Complete Fragrance Guide
Parfum, also known as pure perfume, has the highest fragrance concentration. Parfum will contain anywhere from 15% to 40% fragrance however concentration is generally between 20% to 30% for most parfums. Of all scents, parfums last the longest; usually six to eight hours. Parfum generally also commands the highest price of all the fragrance types due to the high concentration of fragrance. People with sensitive skin may do better with parfums as they have far less alcohol than other fragrance types and therefore are not as likely to dry out the skin.
Eau de Parfum
After parfum, eau de parfum (EDP) has the next highest concentration of fragrance. Eau de parfum generally has a fragrance concentration of between 15% and 20%. On average, eau de parfum will last for four to five hours. It is also generally less expensive that parfum and while it does have a higher concentration of alcohol than parfum, it is better for sensitive skin than other fragrance types. Eau de parfum is one of the most common fragrance types and is suitable for everyday wear.
Eau de Toilette
Eau de toilette (EDT) has a fragrance concentration of between 5% and 15%. It is less expensive than eau de parfum and is one of the most popular types of fragrance available. EDT fragrance will normally last for two to three hours. Eau de toilette is considered by some to be for daywear while eau de parfum is considered nightwear.
Eau de Cologne
Eau de cologne, or EDC, has a much lower concentration of fragrance than the above types of perfume. EDC generally has a 2% to 4% percent concentration of fragrance and a high concentration of alcohol. It is less expensive than other types of fragrance however the scent generally only lasts for up to two hours. EDC generally comes in bigger bottles and more of the fragrance needs to be used.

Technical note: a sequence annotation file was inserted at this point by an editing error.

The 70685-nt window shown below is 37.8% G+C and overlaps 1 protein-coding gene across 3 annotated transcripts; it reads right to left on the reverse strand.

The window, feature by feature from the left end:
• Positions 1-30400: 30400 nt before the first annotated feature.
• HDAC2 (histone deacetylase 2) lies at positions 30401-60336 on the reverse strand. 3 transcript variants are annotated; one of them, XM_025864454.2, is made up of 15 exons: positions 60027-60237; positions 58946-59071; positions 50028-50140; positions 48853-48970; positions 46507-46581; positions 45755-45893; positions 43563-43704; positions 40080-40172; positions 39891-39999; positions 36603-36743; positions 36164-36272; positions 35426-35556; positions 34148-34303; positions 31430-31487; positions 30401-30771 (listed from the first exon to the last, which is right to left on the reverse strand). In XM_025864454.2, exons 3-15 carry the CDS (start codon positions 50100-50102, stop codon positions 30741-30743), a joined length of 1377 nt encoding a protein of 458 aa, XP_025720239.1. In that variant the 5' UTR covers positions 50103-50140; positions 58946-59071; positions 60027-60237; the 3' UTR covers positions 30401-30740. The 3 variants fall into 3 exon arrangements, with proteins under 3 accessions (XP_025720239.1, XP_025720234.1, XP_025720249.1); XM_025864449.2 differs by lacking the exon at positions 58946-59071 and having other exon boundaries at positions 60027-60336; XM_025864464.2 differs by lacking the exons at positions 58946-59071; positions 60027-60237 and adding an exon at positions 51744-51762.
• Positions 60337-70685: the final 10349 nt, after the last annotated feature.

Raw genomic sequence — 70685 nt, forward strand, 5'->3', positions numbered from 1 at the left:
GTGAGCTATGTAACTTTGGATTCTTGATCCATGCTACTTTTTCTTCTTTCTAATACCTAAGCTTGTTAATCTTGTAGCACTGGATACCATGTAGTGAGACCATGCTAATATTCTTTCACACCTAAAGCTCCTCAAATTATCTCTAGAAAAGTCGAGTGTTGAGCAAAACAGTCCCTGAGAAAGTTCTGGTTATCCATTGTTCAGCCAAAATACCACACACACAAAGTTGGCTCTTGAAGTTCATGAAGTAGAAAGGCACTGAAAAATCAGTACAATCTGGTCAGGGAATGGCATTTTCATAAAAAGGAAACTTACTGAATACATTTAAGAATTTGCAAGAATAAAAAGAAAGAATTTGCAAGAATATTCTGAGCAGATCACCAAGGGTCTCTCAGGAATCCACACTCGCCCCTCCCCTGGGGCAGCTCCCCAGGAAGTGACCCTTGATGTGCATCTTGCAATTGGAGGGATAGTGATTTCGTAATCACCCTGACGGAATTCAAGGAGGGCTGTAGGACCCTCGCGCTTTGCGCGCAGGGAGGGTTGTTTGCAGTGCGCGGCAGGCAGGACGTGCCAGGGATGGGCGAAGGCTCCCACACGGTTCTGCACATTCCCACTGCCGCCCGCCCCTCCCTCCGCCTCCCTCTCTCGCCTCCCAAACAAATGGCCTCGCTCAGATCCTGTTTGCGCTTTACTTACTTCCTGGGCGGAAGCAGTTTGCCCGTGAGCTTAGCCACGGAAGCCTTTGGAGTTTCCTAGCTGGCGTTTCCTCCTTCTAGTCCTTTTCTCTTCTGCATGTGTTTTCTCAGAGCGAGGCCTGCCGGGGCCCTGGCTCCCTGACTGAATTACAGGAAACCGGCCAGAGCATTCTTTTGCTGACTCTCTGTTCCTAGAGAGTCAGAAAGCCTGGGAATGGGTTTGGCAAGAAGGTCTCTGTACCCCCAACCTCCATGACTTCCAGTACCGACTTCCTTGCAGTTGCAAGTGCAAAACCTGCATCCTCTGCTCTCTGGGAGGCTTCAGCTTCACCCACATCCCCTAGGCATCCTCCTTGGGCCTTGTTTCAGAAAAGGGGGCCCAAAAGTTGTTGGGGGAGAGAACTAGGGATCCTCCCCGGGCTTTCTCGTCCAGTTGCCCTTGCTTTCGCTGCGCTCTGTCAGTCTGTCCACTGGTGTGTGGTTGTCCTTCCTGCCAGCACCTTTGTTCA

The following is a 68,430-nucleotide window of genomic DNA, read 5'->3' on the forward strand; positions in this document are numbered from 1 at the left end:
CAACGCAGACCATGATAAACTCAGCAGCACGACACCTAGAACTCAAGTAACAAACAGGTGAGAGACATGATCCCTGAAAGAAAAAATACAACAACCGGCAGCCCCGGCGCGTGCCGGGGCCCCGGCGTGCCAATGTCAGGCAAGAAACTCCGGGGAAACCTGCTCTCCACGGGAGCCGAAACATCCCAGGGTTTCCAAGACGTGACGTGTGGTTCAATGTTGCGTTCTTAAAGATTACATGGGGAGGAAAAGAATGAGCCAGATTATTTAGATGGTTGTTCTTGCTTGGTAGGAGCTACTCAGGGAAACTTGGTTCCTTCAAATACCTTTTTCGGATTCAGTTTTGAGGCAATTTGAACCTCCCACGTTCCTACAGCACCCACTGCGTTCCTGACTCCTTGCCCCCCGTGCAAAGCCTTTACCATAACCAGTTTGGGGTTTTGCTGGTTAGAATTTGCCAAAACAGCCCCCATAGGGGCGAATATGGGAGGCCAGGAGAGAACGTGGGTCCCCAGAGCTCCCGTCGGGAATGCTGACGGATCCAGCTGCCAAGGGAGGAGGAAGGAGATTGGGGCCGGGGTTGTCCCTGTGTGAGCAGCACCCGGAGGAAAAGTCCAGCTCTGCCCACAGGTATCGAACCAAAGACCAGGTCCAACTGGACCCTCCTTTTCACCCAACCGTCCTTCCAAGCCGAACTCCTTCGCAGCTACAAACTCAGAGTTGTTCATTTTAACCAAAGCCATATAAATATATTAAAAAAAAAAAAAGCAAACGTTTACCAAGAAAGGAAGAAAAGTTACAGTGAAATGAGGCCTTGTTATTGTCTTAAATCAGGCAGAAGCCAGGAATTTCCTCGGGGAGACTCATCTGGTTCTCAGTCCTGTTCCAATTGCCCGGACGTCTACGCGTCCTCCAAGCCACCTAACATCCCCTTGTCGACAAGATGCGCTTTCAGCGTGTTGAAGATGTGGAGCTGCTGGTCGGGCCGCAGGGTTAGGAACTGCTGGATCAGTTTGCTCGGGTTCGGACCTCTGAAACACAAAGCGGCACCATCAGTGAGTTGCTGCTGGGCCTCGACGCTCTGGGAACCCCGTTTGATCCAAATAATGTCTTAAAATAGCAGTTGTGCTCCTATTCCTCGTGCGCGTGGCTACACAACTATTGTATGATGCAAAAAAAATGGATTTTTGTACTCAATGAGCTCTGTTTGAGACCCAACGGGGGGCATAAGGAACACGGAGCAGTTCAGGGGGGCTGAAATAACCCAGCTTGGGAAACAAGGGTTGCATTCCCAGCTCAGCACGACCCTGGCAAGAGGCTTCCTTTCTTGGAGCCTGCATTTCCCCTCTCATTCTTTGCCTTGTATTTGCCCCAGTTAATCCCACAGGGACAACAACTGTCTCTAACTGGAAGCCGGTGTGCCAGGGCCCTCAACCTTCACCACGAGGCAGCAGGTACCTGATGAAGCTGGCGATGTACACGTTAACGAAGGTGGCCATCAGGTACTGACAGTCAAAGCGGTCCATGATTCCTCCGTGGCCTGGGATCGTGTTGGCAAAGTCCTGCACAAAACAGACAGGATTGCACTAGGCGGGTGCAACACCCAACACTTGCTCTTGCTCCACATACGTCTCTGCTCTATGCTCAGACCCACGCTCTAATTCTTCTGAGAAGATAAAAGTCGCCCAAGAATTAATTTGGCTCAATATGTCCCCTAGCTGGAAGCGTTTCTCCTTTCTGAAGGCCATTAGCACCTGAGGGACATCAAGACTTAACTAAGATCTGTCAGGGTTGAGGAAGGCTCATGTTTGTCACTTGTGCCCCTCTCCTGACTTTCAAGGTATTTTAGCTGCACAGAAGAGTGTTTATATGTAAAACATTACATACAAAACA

Eau fraiche is similar to eau de cologne in that the scent will generally last for up to two hours. Eau fraiche has an even lower concentration of fragrance than eau de cologne, normally only 1% to 3%. While eau fraiche has a low fragrance concentration, it does not contain a high amount of alcohol.
The most popular of all fragrance families, Floral fragrances range in single flower notes such as rose, jasmine, or gardenia, to a variety of mixed bouquets.
The Fresh fragrance family captures the scents of fresh-cut grass to violet leaves or the aromas of water notes such as the wet air after a thunderstorm or the sea breeze of summer.
This category has distinctive, vibrant aromas from the zests of lemons, oranges, and bergamot to name a few.
Taking cues from the world of gourmand, sweet vanilla, rich chocolate, and hints of honey are some of the scents that create this playful, yet captivating category.
Inspired by the traditional Oriental fragrance family. Spices, incense, and patchouli are some of the blends that come together to create sensual and sophisticated scents.
Often using technology to clone the woody scents of cedar and pine, or the earthy tones of tobacco and burnt wood, perfumers are rediscovering all the possibilities that comprise the Woody category.
Where and How to Apply Perfume
Scent clings best to moist/humid skin, so apply perfume to your pulse points which are the areas on your skin where blood flow is the strongest and the skin is the warmest: to the inside of your wrists, back of your knees, around your ankles, neck, behind your ears, between your breasts, and inside your elbows. You can also spray and walk into your fragrance.